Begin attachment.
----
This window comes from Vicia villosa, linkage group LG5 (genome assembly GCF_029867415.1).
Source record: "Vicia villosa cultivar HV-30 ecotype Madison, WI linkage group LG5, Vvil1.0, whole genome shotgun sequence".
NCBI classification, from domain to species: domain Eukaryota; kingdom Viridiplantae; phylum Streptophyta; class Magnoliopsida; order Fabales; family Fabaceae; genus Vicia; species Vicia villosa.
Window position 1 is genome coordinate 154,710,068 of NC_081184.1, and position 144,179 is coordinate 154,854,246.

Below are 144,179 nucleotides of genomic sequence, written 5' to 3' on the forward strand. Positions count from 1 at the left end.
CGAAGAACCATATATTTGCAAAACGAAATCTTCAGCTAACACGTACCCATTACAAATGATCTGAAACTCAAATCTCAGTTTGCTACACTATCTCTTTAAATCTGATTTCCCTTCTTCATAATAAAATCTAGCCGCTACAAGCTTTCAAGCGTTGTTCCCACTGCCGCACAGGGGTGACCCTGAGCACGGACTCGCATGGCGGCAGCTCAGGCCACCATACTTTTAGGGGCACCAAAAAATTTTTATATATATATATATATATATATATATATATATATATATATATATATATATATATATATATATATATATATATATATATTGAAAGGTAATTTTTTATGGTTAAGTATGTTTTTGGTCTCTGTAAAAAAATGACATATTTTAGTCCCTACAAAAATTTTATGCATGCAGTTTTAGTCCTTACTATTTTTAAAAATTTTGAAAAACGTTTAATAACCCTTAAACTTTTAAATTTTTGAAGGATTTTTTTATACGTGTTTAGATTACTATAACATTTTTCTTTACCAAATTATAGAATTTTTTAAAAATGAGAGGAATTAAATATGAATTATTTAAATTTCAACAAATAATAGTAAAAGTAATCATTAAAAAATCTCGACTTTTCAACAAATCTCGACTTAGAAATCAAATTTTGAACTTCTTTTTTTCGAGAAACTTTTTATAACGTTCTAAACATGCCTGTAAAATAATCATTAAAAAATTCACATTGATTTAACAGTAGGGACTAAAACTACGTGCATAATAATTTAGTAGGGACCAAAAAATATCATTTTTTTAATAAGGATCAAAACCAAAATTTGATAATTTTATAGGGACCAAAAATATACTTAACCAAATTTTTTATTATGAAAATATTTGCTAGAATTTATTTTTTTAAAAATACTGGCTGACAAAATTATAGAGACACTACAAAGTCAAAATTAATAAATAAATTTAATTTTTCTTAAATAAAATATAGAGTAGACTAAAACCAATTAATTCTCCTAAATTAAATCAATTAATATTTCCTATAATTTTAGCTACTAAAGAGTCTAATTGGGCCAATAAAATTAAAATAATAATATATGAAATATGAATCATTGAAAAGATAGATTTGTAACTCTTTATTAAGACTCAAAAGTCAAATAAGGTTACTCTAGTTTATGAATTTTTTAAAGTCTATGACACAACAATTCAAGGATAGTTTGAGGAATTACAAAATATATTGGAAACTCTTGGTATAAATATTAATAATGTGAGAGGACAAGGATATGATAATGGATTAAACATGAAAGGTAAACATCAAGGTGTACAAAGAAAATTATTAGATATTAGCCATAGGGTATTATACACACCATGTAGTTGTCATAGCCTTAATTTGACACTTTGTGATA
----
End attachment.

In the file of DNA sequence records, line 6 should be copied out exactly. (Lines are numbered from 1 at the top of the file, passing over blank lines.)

CGAAGAACCATATATTTGCAAAACGAAATCTTCAGCTAACACGTACCCATTACAAATGATCTGAAACTCAAATCTCAGTTTGCTACACTATCTCTTTAAATCTGATTTCCCTTCTTCATAATAAAATCTAGCCGCTACAAGCTTTCAAGCGTTGTTCCCACTGCCGCACAGGGGTGACCCTGAGCACGGACTCGCATGGCGGCAGCTCAGGCCACCATACTTTTAGGGGCACCAAAAAATTTTTATATATATATATATATATATATATATATATATATATATATATATATATATATATATATATATATATATATATATATATTGAAAGGTAATTTTTTATGGTTAAGTATGTTTTTGGTCTCTGTAAAAAAATGACATATTTTAGTCCCTACAAAAATTTTATGCATGCAGTTTTAGTCCTTACTATTTTTAAAAATTTTGAAAAACGTTTAATAACCCTTAAACTTTTAAATTTTTGAAGGATTTTTTTATACGTGTTTAGATTACTATAACATTTTTCTTTACCAAATTATAGAATTTTTTAAAAATGAGAGGAATTAAATATGAATTATTTAAATTTCAACAAATAATAGTAAAAGTAATCATTAAAAAATCTCGACTTTTCAACAAATCTCGACTTAGAAATCAAATTTTGAACTTCTTTTTTTCGAGAAACTTTTTATAACGTTCTAAACATGCCTGTAAAATAATCATTAAAAAATTCACATTGATTTAACAGTAGGGACTAAAACTACGTGCATAATAATTTAGTAGGGACCAAAAAATATCATTTTTTTAATAAGGATCAAAACCAAAATTTGATAATTTTATAGGGACCAAAAATATACTTAACCAAATTTTTTATTATGAAAATATTTGCTAGAATTTATTTTTTTAAAAATACTGGCTGACAAAATTATAGAGACACTACAAAGTCAAAATTAATAAATAAATTTAATTTTTCTTAAATAAAATATAGAGTAGACTAAAACCAATTAATTCTCCTAAATTAAATCAATTAATATTTCCTATAATTTTAGCTACTAAAGAGTCTAATTGGGCCAATAAAATTAAAATAATAATATATGAAATATGAATCATTGAAAAGATAGATTTGTAACTCTTTATTAAGACTCAAAAGTCAAATAAGGTTACTCTAGTTTATGAATTTTTTAAAGTCTATGACACAACAATTCAAGGATAGTTTGAGGAATTACAAAATATATTGGAAACTCTTGGTATAAATATTAATAATGTGAGAGGACAAGGATATGATAATGGATTAAACATGAAAGGTAAACATCAAGGTGTACAAAGAAAATTATTAGATATTAGCCATAGGGTATTATACACACCATGTAGTTGTCATAGCCTTAATTTGACACTTTGTGATA